Well pump output fade

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Zeeman

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I have a 30 ft deep well with 1.5HP, 4 zones, about 15 years old
I have 6 well points, all same depth, about 30ft each, all connected to the same input pipe, level about 2ft underground, sandy soil. The 6 points are in a straight line about 9 ft apart each.
Here is my problem.
When the pump first comes on, the water production is maximum, in any zone, INSTANTLY, 100% satisfactory.
But after about 5 to 10 minutes the water out put decays slowly to about 50/70% of max.
After about 20 minutes its down to 20/30%
Give it a rest, say 1+hours, and restart the pump, out it comes, INSTANTLY, at max out put.
Then decay starts again.
NO sputtering at the output like it is drawing air, just reduces in output pressure (like an older man at a urinal)
Each zone behaves the same.
Doing this for many years
Can't work out why???
My solution is to run the well pump midnight to dawn, 10 minutes a zone with a 1 hour delay each zone, 7 days
PLEASE any and all comments, suggestions welcome
Thank you
Zeeman
 

Zeeman

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Adding pictures to explain/support my description.

When I open tap A to add the county water supply with the pump on, the pump output immediately goes to max.
When I close A off, it does not decay instantly but takes quite a few seconds to taper off.

1. Number 1 to 6 are the point locations relative to the pump

2. Letter A on the picture of the pump is the supplementary county water input.

2. Letter B is the ground water input pipe
 

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WorthFlorida

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I live in zip code 32828. Does this happen during our rainy season? Lately we're short on rain fall. Are you saying you have six points rammed into the ground? No casing?

You're drawling more water than the well can provide and as you stated about an hour+ to recover. With your well setup makes all that water hard to push through the sand.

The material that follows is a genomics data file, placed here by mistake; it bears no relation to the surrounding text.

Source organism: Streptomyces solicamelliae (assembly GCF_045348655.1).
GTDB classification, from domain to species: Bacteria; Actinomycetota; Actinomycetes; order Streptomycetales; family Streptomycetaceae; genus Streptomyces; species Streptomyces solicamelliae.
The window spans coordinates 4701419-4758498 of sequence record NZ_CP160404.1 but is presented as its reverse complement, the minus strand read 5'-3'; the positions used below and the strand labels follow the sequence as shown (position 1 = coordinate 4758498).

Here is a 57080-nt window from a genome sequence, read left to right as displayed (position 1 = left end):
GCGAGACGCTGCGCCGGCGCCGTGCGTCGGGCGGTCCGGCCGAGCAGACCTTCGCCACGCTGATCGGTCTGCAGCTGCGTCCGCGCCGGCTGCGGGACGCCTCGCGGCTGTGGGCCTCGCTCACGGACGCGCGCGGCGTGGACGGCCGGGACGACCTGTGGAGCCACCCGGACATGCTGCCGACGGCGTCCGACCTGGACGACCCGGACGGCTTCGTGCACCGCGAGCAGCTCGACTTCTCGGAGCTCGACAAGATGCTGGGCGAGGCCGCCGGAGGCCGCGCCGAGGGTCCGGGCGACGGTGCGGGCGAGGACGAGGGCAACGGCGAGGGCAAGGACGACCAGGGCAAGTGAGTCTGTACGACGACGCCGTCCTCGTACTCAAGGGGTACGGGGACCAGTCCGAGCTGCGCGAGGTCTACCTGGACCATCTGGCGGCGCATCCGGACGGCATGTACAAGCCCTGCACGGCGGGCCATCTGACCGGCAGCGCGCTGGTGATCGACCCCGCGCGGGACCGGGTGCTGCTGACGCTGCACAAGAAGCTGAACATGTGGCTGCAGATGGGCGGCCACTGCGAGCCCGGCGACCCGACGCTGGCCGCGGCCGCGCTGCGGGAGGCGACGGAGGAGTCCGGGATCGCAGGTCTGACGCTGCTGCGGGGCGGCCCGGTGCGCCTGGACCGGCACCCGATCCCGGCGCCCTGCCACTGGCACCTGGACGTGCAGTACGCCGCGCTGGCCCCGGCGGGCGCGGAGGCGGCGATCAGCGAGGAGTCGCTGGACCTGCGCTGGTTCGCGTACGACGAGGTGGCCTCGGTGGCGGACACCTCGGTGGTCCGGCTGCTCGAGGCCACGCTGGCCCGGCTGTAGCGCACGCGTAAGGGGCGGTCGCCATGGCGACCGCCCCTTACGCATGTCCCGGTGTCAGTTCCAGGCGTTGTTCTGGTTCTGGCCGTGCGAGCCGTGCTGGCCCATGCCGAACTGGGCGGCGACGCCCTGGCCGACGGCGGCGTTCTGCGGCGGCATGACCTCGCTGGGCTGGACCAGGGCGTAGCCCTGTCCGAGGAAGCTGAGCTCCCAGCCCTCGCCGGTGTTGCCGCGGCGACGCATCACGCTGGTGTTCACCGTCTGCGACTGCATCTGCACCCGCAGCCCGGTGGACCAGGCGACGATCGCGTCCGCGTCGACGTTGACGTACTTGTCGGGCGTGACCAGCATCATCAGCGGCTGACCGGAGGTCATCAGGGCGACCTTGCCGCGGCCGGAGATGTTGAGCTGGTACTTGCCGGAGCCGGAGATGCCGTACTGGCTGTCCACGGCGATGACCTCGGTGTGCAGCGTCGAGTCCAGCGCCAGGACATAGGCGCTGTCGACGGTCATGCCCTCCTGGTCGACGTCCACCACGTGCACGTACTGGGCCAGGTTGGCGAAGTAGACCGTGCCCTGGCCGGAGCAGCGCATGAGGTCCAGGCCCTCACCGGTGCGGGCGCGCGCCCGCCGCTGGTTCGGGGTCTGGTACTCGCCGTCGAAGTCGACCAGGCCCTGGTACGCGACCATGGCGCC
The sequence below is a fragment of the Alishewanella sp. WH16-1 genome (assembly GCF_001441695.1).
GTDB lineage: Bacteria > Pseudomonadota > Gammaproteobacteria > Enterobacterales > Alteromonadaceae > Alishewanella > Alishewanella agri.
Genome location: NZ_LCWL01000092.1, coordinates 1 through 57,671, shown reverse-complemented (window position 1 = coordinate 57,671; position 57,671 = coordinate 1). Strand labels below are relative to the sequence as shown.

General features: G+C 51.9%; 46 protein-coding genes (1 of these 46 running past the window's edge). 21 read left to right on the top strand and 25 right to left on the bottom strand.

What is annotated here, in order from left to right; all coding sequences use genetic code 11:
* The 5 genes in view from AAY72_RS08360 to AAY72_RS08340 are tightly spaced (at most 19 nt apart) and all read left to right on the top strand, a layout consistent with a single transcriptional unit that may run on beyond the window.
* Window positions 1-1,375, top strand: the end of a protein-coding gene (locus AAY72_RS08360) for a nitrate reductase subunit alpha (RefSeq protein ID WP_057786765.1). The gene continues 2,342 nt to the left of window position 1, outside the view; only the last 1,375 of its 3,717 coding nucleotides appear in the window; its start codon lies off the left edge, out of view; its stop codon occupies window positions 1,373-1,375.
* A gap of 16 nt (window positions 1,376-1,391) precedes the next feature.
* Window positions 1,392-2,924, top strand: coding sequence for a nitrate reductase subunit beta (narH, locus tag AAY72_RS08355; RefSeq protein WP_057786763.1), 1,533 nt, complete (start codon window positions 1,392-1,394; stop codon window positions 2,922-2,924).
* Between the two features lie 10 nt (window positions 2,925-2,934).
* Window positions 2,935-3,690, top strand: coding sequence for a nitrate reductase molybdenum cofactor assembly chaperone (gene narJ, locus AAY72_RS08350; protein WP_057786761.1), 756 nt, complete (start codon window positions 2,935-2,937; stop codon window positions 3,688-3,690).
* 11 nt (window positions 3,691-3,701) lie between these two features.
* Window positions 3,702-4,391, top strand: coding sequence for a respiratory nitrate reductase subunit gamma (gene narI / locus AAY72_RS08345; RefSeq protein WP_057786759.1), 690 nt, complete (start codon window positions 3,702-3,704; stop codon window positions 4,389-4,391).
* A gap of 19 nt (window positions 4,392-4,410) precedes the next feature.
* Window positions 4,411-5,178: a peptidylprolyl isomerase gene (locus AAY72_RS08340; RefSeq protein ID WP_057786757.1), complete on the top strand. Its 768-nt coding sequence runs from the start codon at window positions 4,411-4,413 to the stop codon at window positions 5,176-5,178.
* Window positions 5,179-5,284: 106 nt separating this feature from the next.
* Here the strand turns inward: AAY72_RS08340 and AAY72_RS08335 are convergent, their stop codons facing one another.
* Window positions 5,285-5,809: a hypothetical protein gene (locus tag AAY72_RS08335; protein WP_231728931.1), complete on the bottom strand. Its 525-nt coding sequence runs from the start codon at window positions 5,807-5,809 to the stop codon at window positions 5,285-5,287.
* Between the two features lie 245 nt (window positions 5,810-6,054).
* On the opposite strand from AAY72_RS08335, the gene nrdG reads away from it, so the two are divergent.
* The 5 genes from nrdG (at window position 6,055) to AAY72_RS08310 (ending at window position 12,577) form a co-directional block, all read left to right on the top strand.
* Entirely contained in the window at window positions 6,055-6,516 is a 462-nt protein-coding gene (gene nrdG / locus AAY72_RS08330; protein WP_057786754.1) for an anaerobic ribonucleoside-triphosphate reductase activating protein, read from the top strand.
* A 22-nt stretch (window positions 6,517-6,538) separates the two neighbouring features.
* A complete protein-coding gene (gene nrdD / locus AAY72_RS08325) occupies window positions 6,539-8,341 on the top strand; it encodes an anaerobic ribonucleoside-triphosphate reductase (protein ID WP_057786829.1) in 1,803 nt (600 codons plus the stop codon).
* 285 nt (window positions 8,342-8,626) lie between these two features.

Using points doesn't take advantage of hydro static pressure from below. A well with a 4" or 6" casing, say 40'-80' deep, water would rise to a level up to 5' below grade. Then with one 2" pipe, 20', inside the casing you draw water.

Local well guys would know best as where your water table is.
 

Zeeman

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I live in zip code 32828. Does this happen during our rainy season? Lately we're short on rain fall. Are you saying you have six points rammed into the ground? No casing?

You're drawling more water than the well can provide and as you stated about an hour+ to recover. With your well setup makes all that water hard to push through the sand.

Using points doesn't take advantage of hydro static pressure from below. A well with a 4" or 6" casing, say 40'-80' deep, water would rise to a level up to 5' below grade. Then with one 2" pipe, 20', inside the casing you draw water.

Local well guys would know best as where your water table is.
 

Zeeman

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6 Pipes each ~30 feet down, see attached pic for point spread. No casings.

The thing is, the sprinklers ALWAYS start full bore. This means there is ample water at the start atthe one way valve, 2 feet from the pump

Adding pictures to explain/support my description.

When I open tap A to add the county water supply with the pump on, the pump output immediately goes to max.
When I close A off, it does not decay instantly but takes quite a few seconds to taper off.